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I am using libxml2 in my iPhone app. I have an NSString that holds the pathname to an XML file. The pathname may include non-ASCII characters. I want to get a C string representation of the NSString for to pass to xmlReadFile(). It appears that cStringUsingEncoding gives me the representation I seek. I am not clear on which encoding to use.

I wonder if there is a "default" encoding in iPhone OS that I can use here and ensure that I can roundtrip non-ASCII pathnames.

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Use NSString's fileSystemRepresentation. If the string contains characters that are not representable in the file system's encoding then this method will raise an exception.

To convert back, use NSFileManager's stringWithFileSystemRepresentation:length:

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I notice that the documentation you link to says, "This method operates by replacing the abstract path and extension separator characters (‘/’ and ‘.’ respectively) with their equivalents for the operating system." I notice that it doesn't mention non-ASCII characters. –  iter Apr 28 '10 at 6:48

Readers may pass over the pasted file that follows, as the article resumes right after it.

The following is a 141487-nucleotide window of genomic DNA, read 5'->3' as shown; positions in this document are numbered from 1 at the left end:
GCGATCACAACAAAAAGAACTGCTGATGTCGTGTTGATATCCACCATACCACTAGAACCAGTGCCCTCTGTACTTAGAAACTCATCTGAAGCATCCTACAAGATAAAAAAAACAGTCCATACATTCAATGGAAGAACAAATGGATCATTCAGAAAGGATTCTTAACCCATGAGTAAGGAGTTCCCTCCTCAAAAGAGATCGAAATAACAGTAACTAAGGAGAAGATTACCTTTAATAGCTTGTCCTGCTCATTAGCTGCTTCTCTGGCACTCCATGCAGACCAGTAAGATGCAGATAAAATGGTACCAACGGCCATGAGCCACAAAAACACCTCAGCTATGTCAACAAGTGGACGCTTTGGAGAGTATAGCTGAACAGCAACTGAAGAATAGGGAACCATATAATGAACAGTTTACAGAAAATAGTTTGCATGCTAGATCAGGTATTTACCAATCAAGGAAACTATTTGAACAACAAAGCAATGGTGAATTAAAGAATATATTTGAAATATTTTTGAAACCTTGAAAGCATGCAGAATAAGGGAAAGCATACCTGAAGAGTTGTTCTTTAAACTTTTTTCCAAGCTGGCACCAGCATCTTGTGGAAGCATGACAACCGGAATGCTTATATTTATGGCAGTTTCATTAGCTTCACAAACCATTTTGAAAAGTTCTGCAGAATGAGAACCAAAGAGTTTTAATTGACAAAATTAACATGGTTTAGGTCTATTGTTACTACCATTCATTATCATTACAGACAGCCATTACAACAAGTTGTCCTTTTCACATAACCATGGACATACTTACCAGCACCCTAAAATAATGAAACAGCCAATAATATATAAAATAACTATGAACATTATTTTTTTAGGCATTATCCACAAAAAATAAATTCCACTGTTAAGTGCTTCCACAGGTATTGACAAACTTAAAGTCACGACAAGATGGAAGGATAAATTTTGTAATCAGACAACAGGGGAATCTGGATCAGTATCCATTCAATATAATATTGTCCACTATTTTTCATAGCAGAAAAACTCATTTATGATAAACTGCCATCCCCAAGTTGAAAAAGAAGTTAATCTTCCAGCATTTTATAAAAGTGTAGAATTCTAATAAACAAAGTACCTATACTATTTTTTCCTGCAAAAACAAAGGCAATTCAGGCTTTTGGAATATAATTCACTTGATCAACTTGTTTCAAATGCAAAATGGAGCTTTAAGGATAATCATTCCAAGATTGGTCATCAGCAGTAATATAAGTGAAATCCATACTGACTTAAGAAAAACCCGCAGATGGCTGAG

@iter: That would probably be because file systems do not usually define special meanings for non-ASCII characters, so they don't get any special treatment in that regard. What did you expect it to say about them? –  Chuck Apr 28 '10 at 7:04
    
On my Mac, I just tried it using an NSString containing テストファイル.txt, and using the result of fileSystemRepresentation in a call to fopen worked a treat. Why are you skeptical about this method? –  dreamlax Apr 28 '10 at 7:28
    
I'm not skeptical so much as trying to learn iPhone OS conventions for locale handling. On other operating systems, my worry is that that my program uses one convention for encoding characters to bytes (say UTF8), while another program uses another convention (say Shift-JIS) and what I write looks like gibberish in the other program. Most OSs I am familiar with have "system" encoding in an environment variable or equivalent so all programs can use the same one. I guess it isn't as relevant on the phone, since only my program can access my files and I just need to be consistent with myself. –  iter Apr 28 '10 at 19:46
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